Chris J Tutorial making a difference
Down in the remote northern part of Namibia, stands a school that has the capacity to become a leading example of an institution that can provide high quality education.
Situated at Onethindi Settlement Area in Oshikoto, Chris J Tutorial College opened its doors in 2006, as the brainchild of a determined Namibian couple, Israel Makumbe and his wife Christine, who have unreservedly devoted all their efforts, talents and ideas towards the development of the school.
While living in the North, the couple realised that young children in the area could not communicate in simple English, and driven by the passion to impart their knowledge and skills, in 2003, conceived the idea of building a school.
In 2006, the school opened its doors with an initial enrolment of 25 pupils after the Ministry of Education approved the school to enrol up to Grade 3.
The school offered three main subjects, English, Science and Mathematics.
The following year, the school was granted permission to enrol from pre-school up to Grade 7. Currently, the school’s enrolment stands at 352 and provides tuition up to Grade 8.
An elated Makumbe told Prime Focus that the college is unique, and has standards above most schools in the country.
“Our vision is to be successful in our endeavours as champions in primary, secondary and tertiary education business, unshaken by economic storms or any other man made challenges.”
Chris J Tutorial School’s ultimate goal is to emerge as one of the leading players amongst educational providers. It is against this background that Chris J Tutorial College recognises the critical need to balance the institution’s desire to meet its goals and objectives and meeting the learner’s needs and satisfaction.
“The institution, at all times strives to provide highest quality education at competitive prices, while upholding professional standards and ethics. Our values are excellence, efficiency, convenience, customer care, diligence, integrity, knowledge, value addition, love and unity,” says Makumbe.
Prospective students are interviewed to determine their level and competence. This process assists tutors to pay particular attention to the individual learner’s needs.
Chris J Tutorial College is a subsidiary of Chris Technical College, a consultancy wing which will be functional in due course.
However, like most remote schools, the school is battling to alleviate student accommodation crisis. Another hurdle that the school is grappling, with is the replacement of teachers who will have found greener pastures.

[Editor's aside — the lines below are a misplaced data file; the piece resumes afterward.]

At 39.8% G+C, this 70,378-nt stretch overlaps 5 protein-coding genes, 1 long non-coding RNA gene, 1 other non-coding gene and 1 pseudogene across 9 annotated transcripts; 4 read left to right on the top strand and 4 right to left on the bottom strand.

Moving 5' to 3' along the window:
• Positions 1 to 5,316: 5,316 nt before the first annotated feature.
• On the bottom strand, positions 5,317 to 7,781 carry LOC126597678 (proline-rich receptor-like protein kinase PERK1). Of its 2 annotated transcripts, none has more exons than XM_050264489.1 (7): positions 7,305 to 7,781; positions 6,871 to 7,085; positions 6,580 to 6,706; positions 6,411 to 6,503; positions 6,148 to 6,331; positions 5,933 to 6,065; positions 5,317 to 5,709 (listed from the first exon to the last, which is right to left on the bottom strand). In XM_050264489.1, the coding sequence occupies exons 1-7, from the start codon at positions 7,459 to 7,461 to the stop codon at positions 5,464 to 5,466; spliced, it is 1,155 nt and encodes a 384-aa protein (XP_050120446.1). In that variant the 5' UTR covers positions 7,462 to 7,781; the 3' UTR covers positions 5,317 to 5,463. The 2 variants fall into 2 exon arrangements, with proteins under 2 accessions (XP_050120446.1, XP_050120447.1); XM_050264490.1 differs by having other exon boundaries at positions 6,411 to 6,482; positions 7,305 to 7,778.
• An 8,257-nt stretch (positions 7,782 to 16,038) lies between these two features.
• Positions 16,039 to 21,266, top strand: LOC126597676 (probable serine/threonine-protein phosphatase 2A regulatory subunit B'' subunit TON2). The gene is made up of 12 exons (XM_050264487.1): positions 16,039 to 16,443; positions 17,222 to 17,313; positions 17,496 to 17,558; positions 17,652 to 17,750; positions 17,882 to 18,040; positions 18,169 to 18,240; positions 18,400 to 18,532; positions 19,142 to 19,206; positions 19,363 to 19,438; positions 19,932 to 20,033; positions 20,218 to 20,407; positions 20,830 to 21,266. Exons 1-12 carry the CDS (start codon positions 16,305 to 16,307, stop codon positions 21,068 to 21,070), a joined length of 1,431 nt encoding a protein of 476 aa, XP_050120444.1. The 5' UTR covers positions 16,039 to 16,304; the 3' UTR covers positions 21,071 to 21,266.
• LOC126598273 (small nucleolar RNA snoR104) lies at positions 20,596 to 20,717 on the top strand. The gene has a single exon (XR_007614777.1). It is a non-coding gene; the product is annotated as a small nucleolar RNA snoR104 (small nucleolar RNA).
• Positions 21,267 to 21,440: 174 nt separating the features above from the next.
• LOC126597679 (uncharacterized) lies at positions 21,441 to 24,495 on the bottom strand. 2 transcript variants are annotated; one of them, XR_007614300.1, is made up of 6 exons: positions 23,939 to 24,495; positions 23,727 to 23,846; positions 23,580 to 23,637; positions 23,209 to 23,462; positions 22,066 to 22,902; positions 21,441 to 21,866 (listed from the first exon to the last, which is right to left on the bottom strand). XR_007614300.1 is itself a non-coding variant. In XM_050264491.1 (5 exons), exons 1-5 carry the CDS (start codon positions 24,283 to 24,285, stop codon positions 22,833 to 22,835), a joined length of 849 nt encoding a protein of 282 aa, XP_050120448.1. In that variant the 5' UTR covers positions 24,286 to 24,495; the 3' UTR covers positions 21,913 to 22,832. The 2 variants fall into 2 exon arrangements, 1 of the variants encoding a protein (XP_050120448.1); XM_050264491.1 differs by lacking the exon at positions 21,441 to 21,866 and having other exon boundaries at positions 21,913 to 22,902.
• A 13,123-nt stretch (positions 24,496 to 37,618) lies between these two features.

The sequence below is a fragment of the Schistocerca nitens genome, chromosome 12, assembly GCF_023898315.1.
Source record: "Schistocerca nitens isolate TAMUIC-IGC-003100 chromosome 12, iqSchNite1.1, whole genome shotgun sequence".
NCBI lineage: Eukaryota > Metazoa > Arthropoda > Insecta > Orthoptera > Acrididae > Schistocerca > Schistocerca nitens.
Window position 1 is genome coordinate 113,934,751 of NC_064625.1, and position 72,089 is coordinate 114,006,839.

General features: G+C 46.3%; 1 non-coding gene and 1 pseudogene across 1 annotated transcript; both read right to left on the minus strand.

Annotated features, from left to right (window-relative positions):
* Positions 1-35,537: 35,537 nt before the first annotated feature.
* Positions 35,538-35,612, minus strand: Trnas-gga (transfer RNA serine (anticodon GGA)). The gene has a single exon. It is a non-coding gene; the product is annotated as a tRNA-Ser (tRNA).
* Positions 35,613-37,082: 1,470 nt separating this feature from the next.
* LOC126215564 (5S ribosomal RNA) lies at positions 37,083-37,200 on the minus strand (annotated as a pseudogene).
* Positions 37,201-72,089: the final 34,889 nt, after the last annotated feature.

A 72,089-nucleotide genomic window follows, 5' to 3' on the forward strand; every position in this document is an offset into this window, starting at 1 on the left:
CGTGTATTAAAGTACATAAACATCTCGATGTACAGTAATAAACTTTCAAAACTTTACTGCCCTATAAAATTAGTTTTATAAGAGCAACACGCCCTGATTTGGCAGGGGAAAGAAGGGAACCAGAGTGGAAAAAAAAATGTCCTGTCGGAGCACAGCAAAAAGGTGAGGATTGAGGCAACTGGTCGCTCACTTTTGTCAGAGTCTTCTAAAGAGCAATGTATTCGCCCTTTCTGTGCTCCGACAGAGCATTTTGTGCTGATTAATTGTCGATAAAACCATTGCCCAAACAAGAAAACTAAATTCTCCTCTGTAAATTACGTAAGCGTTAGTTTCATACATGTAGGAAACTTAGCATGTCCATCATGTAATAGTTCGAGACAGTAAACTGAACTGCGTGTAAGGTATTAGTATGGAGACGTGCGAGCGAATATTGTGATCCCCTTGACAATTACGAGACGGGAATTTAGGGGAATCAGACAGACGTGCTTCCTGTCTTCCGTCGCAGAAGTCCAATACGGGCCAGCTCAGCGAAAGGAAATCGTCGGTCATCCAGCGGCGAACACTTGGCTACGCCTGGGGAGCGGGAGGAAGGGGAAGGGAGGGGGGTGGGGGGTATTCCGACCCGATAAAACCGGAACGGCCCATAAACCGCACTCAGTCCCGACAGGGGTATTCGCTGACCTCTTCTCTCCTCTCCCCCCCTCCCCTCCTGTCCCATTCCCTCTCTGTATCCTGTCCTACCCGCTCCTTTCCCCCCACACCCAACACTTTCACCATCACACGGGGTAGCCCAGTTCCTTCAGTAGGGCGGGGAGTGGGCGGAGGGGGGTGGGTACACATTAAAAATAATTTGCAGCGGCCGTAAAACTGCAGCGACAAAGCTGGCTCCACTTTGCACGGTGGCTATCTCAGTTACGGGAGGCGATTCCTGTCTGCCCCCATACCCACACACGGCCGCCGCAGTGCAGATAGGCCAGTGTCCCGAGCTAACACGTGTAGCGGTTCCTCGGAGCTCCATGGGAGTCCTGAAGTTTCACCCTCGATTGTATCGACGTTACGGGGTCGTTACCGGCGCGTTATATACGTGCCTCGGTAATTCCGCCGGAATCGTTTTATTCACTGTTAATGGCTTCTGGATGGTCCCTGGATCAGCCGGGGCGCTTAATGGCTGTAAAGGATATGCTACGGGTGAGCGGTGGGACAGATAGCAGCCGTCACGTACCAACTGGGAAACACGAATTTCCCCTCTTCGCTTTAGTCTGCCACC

Commenting on the state of the Namibian education sector, Makumbe underscores the need to pay particular attention to developing the young minds in pre-primary and primary education, and failure to do so is like building a house without a solid foundation.
“The other draw back in the Namibian education sector is the unequal distribution of skilled human resources. Most competent teachers are found in urban schools.
“At Chris J Tutorial College we engage qualified teachers in order to maintain our high standards of education,” adds Makumbe.
The recruitment of tutors from the SADC region and abroad would further enhance the education standards according to Makumbe.
Makumbe says the private sector needs a conducive environment to remain competitive but it is disheartening that in some cases there are officials who, instead of guiding the private sector, look for opportunities to discredit them.
Propelled by the pressure exerted by parents to provide secondary education, the company recently completed a structure that will accommodate secondary school learners alleviating the need for parents to send children to schools away from their homes.
The College’s success is also attributed by the maximum support given by parents who are part and parcel of the school making that was crowned the best in Oshiwambo circuit in 2008.
The school’s debate club is also ranked among the best in the region. Though located in the remote northern part of the country, the school has on its books children of teachers, doctors and other influential members of the society.
“We do have dreams, and it is a question of time for them to be realised. Our intention is to establish a boarding secondary school within the same region, that will absorb learners from our primary school,” says Makumbe.
His aspiration remains to promote quality education that will produce future leaders, doctors, lawyers, economists and bankers for Namibia.PF